Livescribe 3 Smartpen byLivescribe Category: Works With: Price: From $150
Spoiler: Writing with ink on paper is still way better than stabbing at a hard glass screen with a soft rubbery tip. Double spoiler: writing with a ballpoint pen which records your every stroke for searching and editing on your iPad is amazing, and way better than taking photos of every page you finish just to feed into Evernote. Third spoiler: No matter how good the hardware and the AI behind the scenes, a crappy app lets everything down.
Bill Karas (pictured above) has switched his business from making hot rod parts to iPhone cases, and it’s paying off
Bill Karas isn’t your typical biker. Yes, he’s got the type of facial hair that would make ZZ Top proud. He’s even got his own custom shop where he can build you anything your bike or hot rod needs.
But behind all the facial hair, metal music, and hot rod loving exterior, Bill Karas and his crew at Karas Kustoms have found something far more exciting and lucrative than building hotrods: making iPhone cases.
How does a group of bikers go from building custom steering columns to iPhone cases? It was pretty much a compete accident, but it starts with a pen and Kickstarter.
Calling the new Livescribe Sky a pen is like calling your iPhone 5 a phone. Technically the Sky is a writing instrument, but it has about as much in common with a pen as your iPhone has with an old rotary dial telephone.
The Sky lets you write and draw on paper, and it then uploads your notes wirelessly (no computer required) to your Evernote account. From there you can immediately access them from your iPad, iPhone, Mac or any device with a browser.
Wacom might be letting every other pen maker bring touch-sensitive styluses to the iPad first, but at least its regular dumb iPad styluses are amongst the best out there. And if you have ever hefted your Wacom Bamboo stylus and thought “This is almost perfect, but I wish it were a little stubbier,” then I have good news:
Wacom has made a stubby stylus. What’s more, it transforms into a long and slender stylus. It’s called the Bamboo Stylus Pocket.
Under pressure: The JaJa turns your iPad into a digital sketchbook.
If Crocodile Dundee had been a digital artist instead of a hardened Aussie hunter, and if you had pulled your iPad stylus out in the middle of a heated argument somewhere in NYC, then he would have said this:
“Call that a stylus? That’s not a stylus… This is a stylus.”
And then pulled out the JaJa, an iPad stylus that is not only pressure-sensitive (with 1024 levels), but manages to communicate its intent to your iPad without a cable, Wi-Fi, Bluetooth or any other radio protocol. How the hell do it work?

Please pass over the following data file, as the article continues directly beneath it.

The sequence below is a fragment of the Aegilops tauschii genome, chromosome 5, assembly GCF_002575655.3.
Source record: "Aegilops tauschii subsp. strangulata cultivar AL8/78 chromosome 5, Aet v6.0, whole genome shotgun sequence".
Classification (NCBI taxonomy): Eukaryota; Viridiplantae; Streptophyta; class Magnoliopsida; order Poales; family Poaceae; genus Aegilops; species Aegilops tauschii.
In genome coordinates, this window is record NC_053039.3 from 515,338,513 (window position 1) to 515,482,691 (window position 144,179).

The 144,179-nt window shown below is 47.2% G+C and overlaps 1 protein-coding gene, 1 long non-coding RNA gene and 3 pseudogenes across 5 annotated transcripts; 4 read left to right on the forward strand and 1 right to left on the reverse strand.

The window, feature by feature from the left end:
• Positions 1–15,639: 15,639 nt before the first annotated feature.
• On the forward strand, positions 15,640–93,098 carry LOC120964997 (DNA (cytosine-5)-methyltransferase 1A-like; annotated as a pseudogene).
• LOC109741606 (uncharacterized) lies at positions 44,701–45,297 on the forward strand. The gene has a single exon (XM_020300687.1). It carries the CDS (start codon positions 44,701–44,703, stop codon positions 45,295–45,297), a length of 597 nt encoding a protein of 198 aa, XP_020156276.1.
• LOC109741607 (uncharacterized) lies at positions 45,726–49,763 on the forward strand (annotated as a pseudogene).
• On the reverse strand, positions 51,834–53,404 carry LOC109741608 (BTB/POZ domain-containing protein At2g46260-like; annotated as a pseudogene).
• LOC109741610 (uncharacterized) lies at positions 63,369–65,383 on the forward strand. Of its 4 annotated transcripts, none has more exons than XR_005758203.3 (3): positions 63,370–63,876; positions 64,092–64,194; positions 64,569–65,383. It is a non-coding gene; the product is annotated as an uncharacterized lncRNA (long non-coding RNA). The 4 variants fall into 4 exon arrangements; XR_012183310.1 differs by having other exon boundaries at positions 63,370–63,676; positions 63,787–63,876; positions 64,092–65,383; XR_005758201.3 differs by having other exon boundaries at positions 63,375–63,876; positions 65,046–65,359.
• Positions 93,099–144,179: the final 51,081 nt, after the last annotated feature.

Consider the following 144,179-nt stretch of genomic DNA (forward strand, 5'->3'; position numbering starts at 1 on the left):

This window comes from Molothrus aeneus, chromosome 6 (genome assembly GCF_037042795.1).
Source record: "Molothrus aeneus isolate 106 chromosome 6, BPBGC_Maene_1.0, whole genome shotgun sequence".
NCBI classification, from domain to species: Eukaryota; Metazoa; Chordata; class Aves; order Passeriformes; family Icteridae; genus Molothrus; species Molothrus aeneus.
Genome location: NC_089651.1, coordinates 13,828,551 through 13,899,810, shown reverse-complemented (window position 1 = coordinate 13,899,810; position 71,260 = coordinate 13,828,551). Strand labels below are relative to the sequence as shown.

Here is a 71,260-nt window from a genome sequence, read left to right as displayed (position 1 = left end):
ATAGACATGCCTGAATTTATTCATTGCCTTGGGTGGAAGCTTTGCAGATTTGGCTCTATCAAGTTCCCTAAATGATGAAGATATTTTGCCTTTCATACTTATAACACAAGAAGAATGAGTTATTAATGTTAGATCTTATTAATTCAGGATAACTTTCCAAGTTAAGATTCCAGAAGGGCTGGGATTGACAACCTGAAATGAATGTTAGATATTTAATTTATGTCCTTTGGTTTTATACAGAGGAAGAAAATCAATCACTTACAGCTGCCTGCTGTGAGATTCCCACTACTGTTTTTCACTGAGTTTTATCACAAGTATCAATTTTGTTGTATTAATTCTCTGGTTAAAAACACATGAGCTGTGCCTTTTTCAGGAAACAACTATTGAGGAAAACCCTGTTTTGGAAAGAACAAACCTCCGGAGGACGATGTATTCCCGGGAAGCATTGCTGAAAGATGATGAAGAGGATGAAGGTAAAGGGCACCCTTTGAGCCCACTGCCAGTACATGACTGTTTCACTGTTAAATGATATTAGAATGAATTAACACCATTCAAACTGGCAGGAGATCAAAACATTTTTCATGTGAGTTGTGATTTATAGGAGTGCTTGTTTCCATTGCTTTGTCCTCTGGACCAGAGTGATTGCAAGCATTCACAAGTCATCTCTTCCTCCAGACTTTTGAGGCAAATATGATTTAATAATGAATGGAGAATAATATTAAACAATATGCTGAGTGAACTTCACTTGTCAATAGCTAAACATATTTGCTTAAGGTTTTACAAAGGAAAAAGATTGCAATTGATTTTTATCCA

If you carry a stylus for your iPad, it’s fair to say you like writing (or at least doodling). And – by extension – it’s likely that you also carry a pen. Now one of our favorite styluses – – the metal-mesh-tipped TruGlide from Linktec – has been turned into the Duo, a single stick with a different writing technology at each end.
You only need look at a child's drawing to know why you need a stylus.
“If you see a stylus they failed.” That might be everybody’s favorite Steve Jobs quote about touch screens, but the fact is the finger is terrible at both drawing and writing — just look at your kid’s scrawlings up on the refrigerator door if you don’t believe me.
If you want to make pictures and words that the rest of the world can recognize as such, you need a little help. Luckily, iPad accessory makers also ignored Jobs’ complaints and set out to fill the world with wonderful iPad pens. Here are the best you can buy.
The Hand Stylus might be the last stylus you ever need
You might like to think that Cult of Mac deputy editor John Brownlee is a beacon of intelligence in the world of Apple news, but sometimes he can be as dumb as the rest of us. Example: When staying with the Lady and I recently, John came to meet me in a local bar.
I pulled out my brand-new, just-bought Wacom Bamboo stylus to show him, and mentioned that it had a super clean, easy-glide tip. I handed it over and watched as John absent-mindedly stabbed the virgin rubber repeatedly onto the filthy, sticky bar table. Thanks a lot, John.
If I had had the Hand Stylus, though, I needn’t have suffered. The biggest feature of the Hand is its retractable tip, but there’s more to it than that.
I was a big fan of the Alupen when it launched — so much so that I went out and bought my own. It was chunky, looked like a metal pencil and felt pretty good in my big hands. Then came the Wacom Bamboo stylus and our love affair was over.
Now, though, the newer skinnier, cleverer Alupen Pro has got me two-timing the svelte Bamboo. Why? Because it has a biro built in.